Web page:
Ireland Shoots To Become Shared Services Center Of Europe

Ireland isn’t going to be the next Calcutta or Mumbai. It isn’t trying to be the back office customer care contact center Mecca of the Western world. Which is probably just as well.

What it does want to do is build its position as a leading European provider of the next business stage up from contact centers – contact center plus, if you like – offering serious technical support and a whole range of services way beyond giving simple solutions to straightforward customer inquiries. Some are operated by outsourced suppliers but most in Ireland are managed by the companies they serve.

Here, staff are dealing with the entire internal communications system for vast, multi-national operations. They are handling not only traditional Helpdesk calls, but providing technical support to their own staff and business-to-business, dealing with HR issues like recruitment and sick leave, payroll systems, company accounts as well as in-company communications about policy and strategy, staff and customer information and the intranet function.

In its now sophisticated telecoms sector, Ireland boasts 66 contact centres for a range of companies that include 3Com, American Airlines, AOL, Dell, eBay, GE Insurance, Google, Hewlett Packard, IBM, MBNA, Oracle, Starwood Hotels, Symantec and Xerox – and that’s just an arbitrary sample.

These centres – Europeans call them Shared Services Centres, but most Americans will be more familiar with the term Managed Services – are where Ireland sees its growth potential, though the Irish have no intention of turning their backs on ordinary contact center investments serving banking and catalog customers for example.

Technology is changing the product. Just answering the phone isn’t enough these days. To be successful, the centers need to serve the world in a host of functions.

A Customer Backlash May Boost Ireland’s Efforts

A recent survey of 1,000 UK adults by contact center industry analysts ContactBabel found that 142 had switched supplier because their existing one used an offshore service, while three in four said they felt more negatively towards their supplier if they used offshore agents.

Steve Morrell, principal analyst at ContactBabel said in the report: “If UK businesses do not address the concerns of their customers, the level of customer defection will increase and their profits will decline further. “

Therein lies a problem – and for Ireland, an opportunity. In India, university graduates, attracted by the prestige of contact center jobs, earn perhaps ten times the average wage but still cost their employers only a tenth of a European or US-based operation.

Hypothetically, that means a typical bank with 12 million customers and revenues of $400 per customer each year would save over $17 million by replacing 1,000 of its expensive call centre staff with 1,000 in India. The downside is that same hypothetical bank would need only about one per cent of its customers to defect to another bank in protest to have lost all those savings instantly.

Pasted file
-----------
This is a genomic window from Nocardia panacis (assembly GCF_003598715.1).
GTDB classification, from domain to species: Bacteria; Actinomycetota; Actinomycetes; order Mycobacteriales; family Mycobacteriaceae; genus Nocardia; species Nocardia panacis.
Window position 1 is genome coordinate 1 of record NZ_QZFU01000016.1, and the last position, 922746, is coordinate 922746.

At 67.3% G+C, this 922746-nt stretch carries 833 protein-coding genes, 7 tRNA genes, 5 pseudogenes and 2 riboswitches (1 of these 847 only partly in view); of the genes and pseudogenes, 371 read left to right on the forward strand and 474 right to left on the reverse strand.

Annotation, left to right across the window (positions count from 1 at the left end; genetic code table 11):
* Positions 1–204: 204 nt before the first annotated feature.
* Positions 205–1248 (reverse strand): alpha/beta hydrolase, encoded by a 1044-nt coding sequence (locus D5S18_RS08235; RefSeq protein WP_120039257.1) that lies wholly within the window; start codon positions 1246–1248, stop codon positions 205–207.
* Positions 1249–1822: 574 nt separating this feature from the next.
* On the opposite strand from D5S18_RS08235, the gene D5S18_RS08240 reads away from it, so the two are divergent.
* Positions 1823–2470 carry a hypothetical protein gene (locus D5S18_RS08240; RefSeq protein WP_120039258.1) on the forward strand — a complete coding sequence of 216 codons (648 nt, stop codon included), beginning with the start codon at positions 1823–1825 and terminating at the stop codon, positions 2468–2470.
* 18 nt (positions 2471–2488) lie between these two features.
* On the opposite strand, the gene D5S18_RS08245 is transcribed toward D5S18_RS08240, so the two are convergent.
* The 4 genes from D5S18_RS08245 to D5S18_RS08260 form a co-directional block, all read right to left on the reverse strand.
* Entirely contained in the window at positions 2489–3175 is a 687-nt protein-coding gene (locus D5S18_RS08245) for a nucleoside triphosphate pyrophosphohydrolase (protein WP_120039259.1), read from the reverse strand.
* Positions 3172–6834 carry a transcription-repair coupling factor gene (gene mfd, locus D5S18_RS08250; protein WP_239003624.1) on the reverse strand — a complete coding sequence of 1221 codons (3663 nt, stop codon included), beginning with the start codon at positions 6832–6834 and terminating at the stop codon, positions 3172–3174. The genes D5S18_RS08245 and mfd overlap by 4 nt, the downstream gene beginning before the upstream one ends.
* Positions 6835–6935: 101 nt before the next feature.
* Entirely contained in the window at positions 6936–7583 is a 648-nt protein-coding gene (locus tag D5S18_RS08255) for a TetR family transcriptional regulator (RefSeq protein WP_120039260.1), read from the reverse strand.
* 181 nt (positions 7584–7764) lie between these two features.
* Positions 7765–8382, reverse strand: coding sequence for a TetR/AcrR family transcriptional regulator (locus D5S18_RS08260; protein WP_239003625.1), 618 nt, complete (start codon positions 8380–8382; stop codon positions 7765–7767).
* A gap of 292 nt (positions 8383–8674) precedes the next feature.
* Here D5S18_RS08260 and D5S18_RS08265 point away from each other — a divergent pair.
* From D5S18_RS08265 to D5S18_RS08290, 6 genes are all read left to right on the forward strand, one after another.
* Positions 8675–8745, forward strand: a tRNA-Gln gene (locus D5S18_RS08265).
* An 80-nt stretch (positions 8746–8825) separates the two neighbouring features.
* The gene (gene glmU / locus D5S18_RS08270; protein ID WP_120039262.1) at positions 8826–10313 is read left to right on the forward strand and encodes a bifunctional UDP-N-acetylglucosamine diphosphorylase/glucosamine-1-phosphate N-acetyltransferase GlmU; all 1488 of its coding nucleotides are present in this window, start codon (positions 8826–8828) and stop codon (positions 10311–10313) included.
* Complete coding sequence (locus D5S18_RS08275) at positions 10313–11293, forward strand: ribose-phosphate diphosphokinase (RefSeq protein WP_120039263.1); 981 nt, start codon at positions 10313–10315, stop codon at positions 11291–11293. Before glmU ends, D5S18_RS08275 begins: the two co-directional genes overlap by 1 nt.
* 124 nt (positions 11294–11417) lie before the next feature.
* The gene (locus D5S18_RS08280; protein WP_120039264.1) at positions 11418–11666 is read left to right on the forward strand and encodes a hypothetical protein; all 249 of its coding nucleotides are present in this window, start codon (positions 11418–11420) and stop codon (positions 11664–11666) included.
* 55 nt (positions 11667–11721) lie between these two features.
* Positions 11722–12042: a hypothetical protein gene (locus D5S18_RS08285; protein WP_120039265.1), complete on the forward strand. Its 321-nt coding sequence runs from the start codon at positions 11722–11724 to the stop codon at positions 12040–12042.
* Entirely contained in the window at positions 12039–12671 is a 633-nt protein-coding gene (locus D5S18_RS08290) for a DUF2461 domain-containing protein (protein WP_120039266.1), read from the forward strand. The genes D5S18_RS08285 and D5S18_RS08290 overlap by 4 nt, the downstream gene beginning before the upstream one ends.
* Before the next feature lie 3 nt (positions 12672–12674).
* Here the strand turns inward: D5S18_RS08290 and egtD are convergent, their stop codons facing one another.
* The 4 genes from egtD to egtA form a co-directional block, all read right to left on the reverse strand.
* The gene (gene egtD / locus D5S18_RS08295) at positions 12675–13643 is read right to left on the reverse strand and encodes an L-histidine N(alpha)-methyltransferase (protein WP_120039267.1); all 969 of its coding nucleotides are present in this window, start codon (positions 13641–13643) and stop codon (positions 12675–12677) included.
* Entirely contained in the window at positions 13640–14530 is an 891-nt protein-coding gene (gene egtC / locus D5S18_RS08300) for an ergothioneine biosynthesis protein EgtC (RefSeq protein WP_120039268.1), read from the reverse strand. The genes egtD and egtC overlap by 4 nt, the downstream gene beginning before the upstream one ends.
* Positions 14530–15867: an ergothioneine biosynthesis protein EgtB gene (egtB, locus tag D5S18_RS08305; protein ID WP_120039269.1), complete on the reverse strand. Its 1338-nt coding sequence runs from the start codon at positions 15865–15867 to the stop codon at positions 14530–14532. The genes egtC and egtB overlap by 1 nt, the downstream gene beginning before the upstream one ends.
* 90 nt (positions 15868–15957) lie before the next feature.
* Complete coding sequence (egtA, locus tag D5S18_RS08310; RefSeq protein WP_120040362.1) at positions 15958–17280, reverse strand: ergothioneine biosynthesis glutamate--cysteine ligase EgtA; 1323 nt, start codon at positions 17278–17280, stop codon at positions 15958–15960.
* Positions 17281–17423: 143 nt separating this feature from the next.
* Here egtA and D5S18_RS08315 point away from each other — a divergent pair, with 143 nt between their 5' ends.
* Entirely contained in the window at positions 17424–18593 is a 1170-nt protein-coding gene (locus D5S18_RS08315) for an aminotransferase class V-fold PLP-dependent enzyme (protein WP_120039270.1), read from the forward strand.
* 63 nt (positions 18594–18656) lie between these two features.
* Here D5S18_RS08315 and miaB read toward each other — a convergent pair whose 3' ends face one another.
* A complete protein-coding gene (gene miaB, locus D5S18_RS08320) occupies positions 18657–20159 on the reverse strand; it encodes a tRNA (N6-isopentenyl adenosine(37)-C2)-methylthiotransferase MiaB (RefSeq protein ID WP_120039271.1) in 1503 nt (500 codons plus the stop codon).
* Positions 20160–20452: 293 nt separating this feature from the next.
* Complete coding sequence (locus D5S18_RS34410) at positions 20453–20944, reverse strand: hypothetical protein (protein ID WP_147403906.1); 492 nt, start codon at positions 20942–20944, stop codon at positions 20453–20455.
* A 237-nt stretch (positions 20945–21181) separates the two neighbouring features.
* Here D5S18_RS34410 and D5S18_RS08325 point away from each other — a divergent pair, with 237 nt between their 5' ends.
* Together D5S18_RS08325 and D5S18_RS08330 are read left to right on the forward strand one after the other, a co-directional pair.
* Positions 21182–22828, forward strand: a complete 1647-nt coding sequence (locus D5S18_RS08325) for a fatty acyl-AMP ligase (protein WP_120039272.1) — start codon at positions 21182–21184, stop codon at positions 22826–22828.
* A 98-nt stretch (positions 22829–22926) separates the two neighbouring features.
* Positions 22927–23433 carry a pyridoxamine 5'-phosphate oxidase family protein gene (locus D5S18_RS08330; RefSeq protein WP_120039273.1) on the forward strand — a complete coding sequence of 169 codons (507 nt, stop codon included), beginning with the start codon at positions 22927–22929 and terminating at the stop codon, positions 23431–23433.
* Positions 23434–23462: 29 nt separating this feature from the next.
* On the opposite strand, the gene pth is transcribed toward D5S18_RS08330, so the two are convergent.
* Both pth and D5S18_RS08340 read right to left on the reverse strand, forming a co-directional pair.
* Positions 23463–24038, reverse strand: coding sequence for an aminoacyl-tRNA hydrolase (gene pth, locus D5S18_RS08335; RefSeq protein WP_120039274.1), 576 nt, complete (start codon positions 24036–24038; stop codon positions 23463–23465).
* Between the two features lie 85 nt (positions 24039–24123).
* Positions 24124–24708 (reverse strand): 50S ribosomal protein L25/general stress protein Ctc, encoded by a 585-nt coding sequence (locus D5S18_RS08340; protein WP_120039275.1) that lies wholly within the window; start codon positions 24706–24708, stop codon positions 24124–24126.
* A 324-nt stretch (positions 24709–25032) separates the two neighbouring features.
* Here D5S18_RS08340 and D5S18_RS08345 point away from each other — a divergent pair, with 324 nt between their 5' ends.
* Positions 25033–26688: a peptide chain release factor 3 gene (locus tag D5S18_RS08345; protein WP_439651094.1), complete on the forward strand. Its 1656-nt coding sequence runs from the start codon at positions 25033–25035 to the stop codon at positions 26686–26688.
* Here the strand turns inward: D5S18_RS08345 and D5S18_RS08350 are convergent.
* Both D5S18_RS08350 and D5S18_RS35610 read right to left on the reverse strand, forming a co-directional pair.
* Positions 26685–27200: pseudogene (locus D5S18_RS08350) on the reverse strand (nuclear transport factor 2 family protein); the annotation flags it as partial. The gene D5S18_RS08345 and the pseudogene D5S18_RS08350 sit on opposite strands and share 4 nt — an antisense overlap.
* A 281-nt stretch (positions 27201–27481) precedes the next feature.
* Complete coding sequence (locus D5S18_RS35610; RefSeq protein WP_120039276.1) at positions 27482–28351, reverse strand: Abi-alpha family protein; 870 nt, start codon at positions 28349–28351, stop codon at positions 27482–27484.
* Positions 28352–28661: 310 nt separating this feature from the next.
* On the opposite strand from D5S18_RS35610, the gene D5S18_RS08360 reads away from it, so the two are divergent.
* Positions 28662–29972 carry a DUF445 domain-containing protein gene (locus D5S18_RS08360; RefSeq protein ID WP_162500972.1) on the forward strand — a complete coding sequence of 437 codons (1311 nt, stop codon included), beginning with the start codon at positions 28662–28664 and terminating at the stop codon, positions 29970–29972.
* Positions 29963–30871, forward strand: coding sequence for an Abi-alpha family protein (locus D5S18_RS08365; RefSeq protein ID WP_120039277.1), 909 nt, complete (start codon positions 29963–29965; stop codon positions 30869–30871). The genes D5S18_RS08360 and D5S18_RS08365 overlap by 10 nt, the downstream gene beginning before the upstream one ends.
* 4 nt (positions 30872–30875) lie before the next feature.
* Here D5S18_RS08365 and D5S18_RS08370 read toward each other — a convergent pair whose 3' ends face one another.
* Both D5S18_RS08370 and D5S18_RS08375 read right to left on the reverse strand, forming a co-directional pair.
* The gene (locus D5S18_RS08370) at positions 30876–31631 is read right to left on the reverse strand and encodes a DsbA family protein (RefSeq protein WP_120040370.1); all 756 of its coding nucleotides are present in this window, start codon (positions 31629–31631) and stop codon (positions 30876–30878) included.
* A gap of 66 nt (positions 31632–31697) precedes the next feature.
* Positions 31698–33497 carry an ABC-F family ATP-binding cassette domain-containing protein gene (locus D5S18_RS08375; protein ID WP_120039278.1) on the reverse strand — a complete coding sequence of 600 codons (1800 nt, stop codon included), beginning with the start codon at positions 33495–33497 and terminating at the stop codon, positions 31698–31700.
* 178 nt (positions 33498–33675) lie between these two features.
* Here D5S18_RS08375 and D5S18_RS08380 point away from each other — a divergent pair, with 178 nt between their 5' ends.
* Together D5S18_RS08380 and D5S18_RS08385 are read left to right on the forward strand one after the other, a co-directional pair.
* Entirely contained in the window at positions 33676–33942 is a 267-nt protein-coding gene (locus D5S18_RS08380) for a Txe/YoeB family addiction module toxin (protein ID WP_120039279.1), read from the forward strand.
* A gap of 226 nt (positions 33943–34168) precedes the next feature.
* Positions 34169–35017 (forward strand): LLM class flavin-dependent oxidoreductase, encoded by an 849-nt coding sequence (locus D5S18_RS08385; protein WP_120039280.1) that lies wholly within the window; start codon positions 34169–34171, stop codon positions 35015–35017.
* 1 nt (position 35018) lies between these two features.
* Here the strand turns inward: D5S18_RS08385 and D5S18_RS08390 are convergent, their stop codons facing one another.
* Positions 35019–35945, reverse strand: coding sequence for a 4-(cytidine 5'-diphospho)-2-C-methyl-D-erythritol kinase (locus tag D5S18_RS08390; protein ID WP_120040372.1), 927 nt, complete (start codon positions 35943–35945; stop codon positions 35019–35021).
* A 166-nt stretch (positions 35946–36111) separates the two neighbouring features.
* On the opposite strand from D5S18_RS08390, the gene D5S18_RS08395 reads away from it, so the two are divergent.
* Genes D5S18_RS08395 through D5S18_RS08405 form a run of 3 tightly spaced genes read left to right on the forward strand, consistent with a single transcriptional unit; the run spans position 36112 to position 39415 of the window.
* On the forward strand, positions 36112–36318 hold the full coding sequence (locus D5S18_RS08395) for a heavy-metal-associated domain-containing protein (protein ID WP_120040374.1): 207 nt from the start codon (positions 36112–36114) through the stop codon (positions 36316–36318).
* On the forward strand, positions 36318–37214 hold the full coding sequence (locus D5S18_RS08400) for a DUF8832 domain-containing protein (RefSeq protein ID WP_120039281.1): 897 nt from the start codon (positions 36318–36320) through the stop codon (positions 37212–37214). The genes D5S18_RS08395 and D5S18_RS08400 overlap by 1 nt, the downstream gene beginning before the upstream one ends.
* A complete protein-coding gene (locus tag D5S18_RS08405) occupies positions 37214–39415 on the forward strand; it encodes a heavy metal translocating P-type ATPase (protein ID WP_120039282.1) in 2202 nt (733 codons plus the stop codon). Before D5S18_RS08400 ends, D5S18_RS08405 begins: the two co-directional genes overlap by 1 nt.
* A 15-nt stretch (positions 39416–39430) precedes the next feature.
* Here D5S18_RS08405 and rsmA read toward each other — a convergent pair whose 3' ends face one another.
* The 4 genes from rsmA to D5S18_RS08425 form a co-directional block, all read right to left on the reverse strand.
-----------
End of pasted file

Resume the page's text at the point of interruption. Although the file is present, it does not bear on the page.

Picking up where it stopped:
“Ireland is the only native English-speaking member of the Eurozone,” points out Brendan Haplin, International Media Manager at the IDA, the Irish government agency which seeks inward investment from around the globe. “Ireland offers a first class advanced telecommunications infrastructure that includes vital bandwidth and hosting capacity, and we back this all with solid IDA support, both financial and practical.”

The Appeal? Language and Low Taxes?

The landscape in Ireland – corporate and cultural – has attracted far more than its fair share of not only European but US business as well. “Ireland has changed radically from 10 or 20 years ago,” Haplin says. “We now have between 60 and 70 shared services centers that are multi-lingual, pan-European and trans-Atlantic.”

We’re talking about major companies the size and scale of IBM or Dell. On the whole, these organisations are extremely happy with the quality of staff, the quality of life and the delivery of service they have found in Ireland. They bring in selected technical experts from the States and then use locally selected personnel to develop and expand the skills base.

These big operators are evidence of success, not only because they stay there but because they can point to significant cost reduction, increased efficiencies, better quality customer service and a real drive in sales which ultimately delivers better returns to shareholders.

Ireland, adds Haplin, offers an appealing package, complete with low corporate tax of just 12.5% It works hard to minimise bureaucracy and instead to engineer a low-risk, quick start-up, high-performance knowledge economy. “We have a well developed environment for call center and shared services operations because we have all the basic ingredients in place: the skills and knowledge, the experience and availability of IT-literate and multi-lingual staff and the global strategic fit that provides facilities for companies to ‘follow the sun’ on a 24-hour model.”

A Population Increase Bodes Well for Employers